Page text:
A latest report by the Mo Ibrahim Foundation on African governance shows, for the first time in a decade, a decline in overall progress. This is driven by a decline in security and the rule of law in some countries.
The Ibrahim Index for African Government in 2020 (IIAG) named Mauritius, Cape Verde, Seychelles, Tunisia and Botswana as the top points countries in 2019. Angola and Somalia remain at the bottom, but in a steady way of improvement.
The report, released by the London-based foundation on November 16, said Mauritius would maintain its top position in 2019 for the tenth consecutive year, while Somalia remained grounded due to security challenges in parts of the country that al-Shabaab militant set.
Despite these challenges, Somalia has improved its governance since 2010, due in part to improved infrastructure and increased gender equality, according to the report.
“Sixty percent of Africans live in countries where governance is better in 2019 than in 2010,” according to Nathalie Delapalme, executive director of the Mo Ibrahim Foundation (MIF).
“Since 2015, however, this progress has slowed down, which is a bit worrying,” Delapalme said in an interview with DW.
Human development up, rule of law down
The IIAG is an instrument that measures and monitors the performance of management in 54 African countries annually.
The framework consists of four categories: security and the rule of law, participation and human rights, sustainable economic opportunities and human development. In 2019, human development was the highest point of the four categories of government.
The foundation defines governance as the provision of political, social and economic public goods and services that every citizen has the right to expect from their state. Over the past decade, management dimensions have followed different paths. That is, although there has been an increase in infrastructure, economic opportunities and human development, there is a decline in the rule of law and security.
Cause for concern
However, some high-ranking countries, such as Mauritius, Botswana or South Africa, are currently still in 1st, 5th and 6th place respectively, since 2015.
In contrast, some lower positions such as Gambia (16th), Ivory Coast (18th) and Zimbabwe (33rd) are among the five biggest improvements during the decade. Somalia, which ranks 54th, is the 7th most improved country in the last ten years.
In addition to a balanced approach to government progress, the rule of law, justice, inclusion and equality appear to be the most important denominators among the best performing countries.
“Somalia, which is at the bottom of the index, has shown signs of improvement over the past decade, and Angola is one of the top five trend countries,” Delapalme said.
The majority of Africans are dissatisfied with their government
In more than half of the countries surveyed, citizens are less satisfied with the performance of their country than ten years ago. For most countries, the weakening in the public perception of overall governance has even worsened since 2015. As digital rights have also been infringed and the disconnection of internet in Africa is increasing, there has been a decline in the sharing of information.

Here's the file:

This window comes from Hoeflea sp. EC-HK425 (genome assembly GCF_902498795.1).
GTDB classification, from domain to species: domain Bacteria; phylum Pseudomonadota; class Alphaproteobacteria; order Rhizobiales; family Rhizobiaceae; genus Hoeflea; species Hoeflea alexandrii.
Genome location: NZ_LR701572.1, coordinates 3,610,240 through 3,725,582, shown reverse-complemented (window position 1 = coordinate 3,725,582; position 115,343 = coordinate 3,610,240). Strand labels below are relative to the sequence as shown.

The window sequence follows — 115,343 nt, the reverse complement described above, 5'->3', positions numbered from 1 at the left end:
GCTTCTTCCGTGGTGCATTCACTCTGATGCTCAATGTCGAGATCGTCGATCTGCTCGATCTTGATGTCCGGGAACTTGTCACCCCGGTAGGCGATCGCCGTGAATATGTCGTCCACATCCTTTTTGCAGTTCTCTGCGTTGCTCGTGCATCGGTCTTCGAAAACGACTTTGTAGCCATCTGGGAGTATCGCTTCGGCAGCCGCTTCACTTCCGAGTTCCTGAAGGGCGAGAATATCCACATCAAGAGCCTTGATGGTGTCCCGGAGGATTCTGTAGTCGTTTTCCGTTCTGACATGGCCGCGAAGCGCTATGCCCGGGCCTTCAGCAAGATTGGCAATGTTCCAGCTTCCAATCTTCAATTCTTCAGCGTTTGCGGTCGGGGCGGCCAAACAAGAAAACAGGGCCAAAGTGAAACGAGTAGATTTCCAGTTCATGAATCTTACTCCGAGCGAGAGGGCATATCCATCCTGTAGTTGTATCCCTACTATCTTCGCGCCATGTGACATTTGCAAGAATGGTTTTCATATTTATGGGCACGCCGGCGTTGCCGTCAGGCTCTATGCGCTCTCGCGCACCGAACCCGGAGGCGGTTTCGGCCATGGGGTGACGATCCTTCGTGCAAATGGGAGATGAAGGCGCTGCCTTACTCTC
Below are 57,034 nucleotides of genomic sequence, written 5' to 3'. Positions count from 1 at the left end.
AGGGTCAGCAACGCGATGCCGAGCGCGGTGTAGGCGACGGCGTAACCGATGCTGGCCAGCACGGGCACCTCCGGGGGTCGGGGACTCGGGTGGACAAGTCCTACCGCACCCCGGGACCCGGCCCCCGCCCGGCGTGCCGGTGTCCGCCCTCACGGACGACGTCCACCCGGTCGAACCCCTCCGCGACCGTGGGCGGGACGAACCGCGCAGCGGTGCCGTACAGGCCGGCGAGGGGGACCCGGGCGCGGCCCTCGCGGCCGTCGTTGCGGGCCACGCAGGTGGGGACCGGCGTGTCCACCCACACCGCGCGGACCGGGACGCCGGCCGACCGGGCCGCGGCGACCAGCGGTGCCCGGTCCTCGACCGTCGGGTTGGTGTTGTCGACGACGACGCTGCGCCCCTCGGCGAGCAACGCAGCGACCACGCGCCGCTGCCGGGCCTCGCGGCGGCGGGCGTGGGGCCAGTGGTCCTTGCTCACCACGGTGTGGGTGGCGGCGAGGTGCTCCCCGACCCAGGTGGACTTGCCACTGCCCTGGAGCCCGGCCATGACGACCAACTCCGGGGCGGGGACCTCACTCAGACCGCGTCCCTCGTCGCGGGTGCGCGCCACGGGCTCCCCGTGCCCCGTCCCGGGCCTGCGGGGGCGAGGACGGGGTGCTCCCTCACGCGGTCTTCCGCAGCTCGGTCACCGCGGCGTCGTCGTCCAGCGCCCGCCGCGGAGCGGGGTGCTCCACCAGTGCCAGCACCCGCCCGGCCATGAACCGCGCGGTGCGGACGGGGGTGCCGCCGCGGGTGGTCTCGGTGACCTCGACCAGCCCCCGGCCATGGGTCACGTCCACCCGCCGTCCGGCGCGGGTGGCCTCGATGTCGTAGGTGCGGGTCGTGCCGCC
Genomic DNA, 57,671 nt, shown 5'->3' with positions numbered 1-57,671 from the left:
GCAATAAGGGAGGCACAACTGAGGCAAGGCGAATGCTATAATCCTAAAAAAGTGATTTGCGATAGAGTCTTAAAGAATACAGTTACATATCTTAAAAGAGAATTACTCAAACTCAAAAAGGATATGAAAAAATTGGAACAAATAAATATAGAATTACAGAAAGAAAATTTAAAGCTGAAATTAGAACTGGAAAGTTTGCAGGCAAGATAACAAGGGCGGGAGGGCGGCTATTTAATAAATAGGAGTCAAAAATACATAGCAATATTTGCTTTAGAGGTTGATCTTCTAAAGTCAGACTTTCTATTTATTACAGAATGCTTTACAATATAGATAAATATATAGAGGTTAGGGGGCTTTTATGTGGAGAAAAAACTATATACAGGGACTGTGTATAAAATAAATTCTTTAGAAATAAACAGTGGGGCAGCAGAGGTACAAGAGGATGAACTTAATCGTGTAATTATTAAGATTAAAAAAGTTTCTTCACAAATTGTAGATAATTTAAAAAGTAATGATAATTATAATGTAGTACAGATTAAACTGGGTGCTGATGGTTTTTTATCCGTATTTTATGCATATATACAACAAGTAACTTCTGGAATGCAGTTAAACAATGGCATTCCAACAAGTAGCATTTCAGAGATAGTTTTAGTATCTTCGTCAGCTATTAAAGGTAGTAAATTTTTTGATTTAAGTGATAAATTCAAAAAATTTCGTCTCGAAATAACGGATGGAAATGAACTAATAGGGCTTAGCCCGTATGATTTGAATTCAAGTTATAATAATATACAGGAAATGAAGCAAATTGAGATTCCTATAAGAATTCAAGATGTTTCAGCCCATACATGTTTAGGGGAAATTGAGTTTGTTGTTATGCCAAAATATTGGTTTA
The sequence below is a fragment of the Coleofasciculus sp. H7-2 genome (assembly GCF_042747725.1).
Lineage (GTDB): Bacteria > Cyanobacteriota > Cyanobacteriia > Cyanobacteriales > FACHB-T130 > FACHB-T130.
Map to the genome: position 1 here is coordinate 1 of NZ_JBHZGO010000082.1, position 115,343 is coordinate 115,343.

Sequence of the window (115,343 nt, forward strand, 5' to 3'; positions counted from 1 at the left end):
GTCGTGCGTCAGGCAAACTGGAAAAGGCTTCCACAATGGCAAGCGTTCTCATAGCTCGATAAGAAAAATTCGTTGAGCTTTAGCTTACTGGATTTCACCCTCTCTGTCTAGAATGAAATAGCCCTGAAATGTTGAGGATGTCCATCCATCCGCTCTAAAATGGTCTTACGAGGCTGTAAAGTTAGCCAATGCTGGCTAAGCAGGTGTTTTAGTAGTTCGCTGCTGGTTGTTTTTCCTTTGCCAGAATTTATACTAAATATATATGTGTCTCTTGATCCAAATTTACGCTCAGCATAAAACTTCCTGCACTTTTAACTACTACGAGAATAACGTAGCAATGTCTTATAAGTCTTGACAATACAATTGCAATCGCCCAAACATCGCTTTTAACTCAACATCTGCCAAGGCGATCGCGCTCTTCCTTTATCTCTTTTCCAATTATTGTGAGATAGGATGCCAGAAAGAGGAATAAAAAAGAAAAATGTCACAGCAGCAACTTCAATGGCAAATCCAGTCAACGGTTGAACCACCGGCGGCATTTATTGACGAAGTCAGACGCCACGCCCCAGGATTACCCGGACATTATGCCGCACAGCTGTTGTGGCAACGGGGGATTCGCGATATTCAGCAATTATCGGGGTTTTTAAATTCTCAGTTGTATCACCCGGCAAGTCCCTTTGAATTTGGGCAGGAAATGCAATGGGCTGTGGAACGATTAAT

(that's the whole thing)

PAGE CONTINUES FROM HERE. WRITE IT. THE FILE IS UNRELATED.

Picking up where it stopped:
“The analysis of our findings was that there was total dissatisfaction among the citizens of Africa regarding the delivery of government in their countries, and that the level of satisfaction is worse than ten years,” said Camilla Rocco, head of research at the Mo Ibrahim Foundation, said. .
“Citizens are the recipients of public leadership and government, and judging the performance of government must be rooted in the results for citizens and cannot rely on official and expert assessment data alone,” Rocco told DW.
The foundation has acknowledged that governments across Africa face unusual challenges as a result of the COVID-19 pandemic, which has affected their performance. However, the report shows that the continent has already experienced a decline in security issues long before COVID-19, and the pandemic has exacerbated an already alarming situation regarding election interference, shrinking space for civil society, increased repression and political unrest. . COVID-19 also puts countries’ health gaps in the spotlight across the continent.
“The current COVID-19 pandemic is obviously exacerbating and threatening those who have made progress, especially in the economic sector,” Delapalme noted. While the first index reports focused mainly on traditional public services, such as security or education, the 2020 report now includes new areas such as affordable health care and inequalities. Furthermore, it highlights issues of discrimination based on ethnicity, religion or sexual orientation.
Ibrahim Index – A Fair Review?
In recent years, African governments have accused the Mo Ibrahim Foundation of publishing only negative reports about their condition. However, the foundation says the findings are based on information gathered by various research groups. “This is not an evaluation that the foundation does in full. We’re just offering a dashboard that consolidates data that comes from 38 different sources,” Delapalme said. ‘This is therefore a collective assessment. All countries share the indicators we use. I think this is a fair and impartial assessment. ‘
The report places the Ivory Coast among the best improvers of the past decade, despite electoral violence in recent years and political divisions among politicians. However, Delapalme says: “Ivory Coast has made good progress over the past decade in terms of human development and economic opportunities.” She added that the 2020 index reflects the year 2019, and therefore does not take into account what happened this year.